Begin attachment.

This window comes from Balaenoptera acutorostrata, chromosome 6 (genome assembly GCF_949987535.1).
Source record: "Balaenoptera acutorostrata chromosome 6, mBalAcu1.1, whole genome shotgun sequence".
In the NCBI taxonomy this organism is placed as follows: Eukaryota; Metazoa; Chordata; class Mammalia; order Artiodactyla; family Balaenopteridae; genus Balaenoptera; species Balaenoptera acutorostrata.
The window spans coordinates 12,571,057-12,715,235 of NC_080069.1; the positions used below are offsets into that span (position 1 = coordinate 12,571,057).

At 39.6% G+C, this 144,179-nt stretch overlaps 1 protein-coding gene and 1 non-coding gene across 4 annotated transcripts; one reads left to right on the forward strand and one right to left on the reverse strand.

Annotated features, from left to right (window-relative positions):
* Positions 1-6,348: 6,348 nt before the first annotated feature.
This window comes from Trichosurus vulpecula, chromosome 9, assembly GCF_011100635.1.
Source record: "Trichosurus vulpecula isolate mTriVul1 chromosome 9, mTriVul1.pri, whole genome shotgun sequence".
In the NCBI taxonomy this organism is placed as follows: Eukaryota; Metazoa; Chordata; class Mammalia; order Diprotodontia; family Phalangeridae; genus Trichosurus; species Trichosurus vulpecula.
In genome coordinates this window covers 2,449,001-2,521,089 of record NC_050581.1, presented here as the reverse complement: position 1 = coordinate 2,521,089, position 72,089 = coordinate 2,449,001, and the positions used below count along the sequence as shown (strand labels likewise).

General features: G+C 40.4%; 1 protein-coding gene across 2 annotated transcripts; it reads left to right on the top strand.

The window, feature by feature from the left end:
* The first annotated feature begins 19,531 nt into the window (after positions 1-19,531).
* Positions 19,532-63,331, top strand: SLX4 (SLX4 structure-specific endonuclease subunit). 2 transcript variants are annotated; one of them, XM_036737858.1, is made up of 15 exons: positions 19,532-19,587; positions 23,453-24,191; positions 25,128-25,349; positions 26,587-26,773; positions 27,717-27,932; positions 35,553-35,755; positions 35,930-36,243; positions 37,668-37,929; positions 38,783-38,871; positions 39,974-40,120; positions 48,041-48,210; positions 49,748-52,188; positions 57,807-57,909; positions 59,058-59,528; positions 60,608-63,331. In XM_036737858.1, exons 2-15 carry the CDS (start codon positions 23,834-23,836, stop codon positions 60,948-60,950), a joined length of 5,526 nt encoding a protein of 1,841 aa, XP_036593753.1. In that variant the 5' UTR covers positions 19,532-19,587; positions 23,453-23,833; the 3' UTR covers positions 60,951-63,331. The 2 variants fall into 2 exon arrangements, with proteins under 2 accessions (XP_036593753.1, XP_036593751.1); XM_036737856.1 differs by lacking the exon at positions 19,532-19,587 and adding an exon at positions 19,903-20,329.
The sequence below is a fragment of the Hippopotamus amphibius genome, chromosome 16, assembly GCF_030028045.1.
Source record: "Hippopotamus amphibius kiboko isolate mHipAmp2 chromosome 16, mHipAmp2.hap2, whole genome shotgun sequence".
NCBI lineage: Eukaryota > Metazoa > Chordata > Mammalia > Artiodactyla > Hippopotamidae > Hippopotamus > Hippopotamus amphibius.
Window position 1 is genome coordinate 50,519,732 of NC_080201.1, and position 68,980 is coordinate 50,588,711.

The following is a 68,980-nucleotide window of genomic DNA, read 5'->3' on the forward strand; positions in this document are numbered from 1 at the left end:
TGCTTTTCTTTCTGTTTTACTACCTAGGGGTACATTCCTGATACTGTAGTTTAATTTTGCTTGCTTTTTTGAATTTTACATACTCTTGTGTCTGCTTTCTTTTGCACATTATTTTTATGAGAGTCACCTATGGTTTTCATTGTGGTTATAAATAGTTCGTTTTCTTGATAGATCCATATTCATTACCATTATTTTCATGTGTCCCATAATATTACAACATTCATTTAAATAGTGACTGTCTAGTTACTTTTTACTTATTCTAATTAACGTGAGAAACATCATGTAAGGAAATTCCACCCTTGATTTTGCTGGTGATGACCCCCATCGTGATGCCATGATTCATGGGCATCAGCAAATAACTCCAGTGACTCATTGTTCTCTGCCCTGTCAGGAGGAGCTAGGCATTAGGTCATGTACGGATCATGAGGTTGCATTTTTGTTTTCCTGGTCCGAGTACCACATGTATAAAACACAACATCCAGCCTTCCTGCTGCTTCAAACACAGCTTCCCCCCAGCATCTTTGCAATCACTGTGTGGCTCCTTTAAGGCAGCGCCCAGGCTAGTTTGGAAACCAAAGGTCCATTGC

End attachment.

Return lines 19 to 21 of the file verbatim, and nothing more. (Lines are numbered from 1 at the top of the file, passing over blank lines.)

Window position 1 is genome coordinate 50,519,732 of NC_080201.1, and position 68,980 is coordinate 50,588,711.

The following is a 68,980-nucleotide window of genomic DNA, read 5'->3' on the forward strand; positions in this document are numbered from 1 at the left end:
TGCTTTTCTTTCTGTTTTACTACCTAGGGGTACATTCCTGATACTGTAGTTTAATTTTGCTTGCTTTTTTGAATTTTACATACTCTTGTGTCTGCTTTCTTTTGCACATTATTTTTATGAGAGTCACCTATGGTTTTCATTGTGGTTATAAATAGTTCGTTTTCTTGATAGATCCATATTCATTACCATTATTTTCATGTGTCCCATAATATTACAACATTCATTTAAATAGTGACTGTCTAGTTACTTTTTACTTATTCTAATTAACGTGAGAAACATCATGTAAGGAAATTCCACCCTTGATTTTGCTGGTGATGACCCCCATCGTGATGCCATGATTCATGGGCATCAGCAAATAACTCCAGTGACTCATTGTTCTCTGCCCTGTCAGGAGGAGCTAGGCATTAGGTCATGTACGGATCATGAGGTTGCATTTTTGTTTTCCTGGTCCGAGTACCACATGTATAAAACACAACATCCAGCCTTCCTGCTGCTTCAAACACAGCTTCCCCCCAGCATCTTTGCAATCACTGTGTGGCTCCTTTAAGGCAGCGCCCAGGCTAGTTTGGAAACCAAAGGTCCATTGC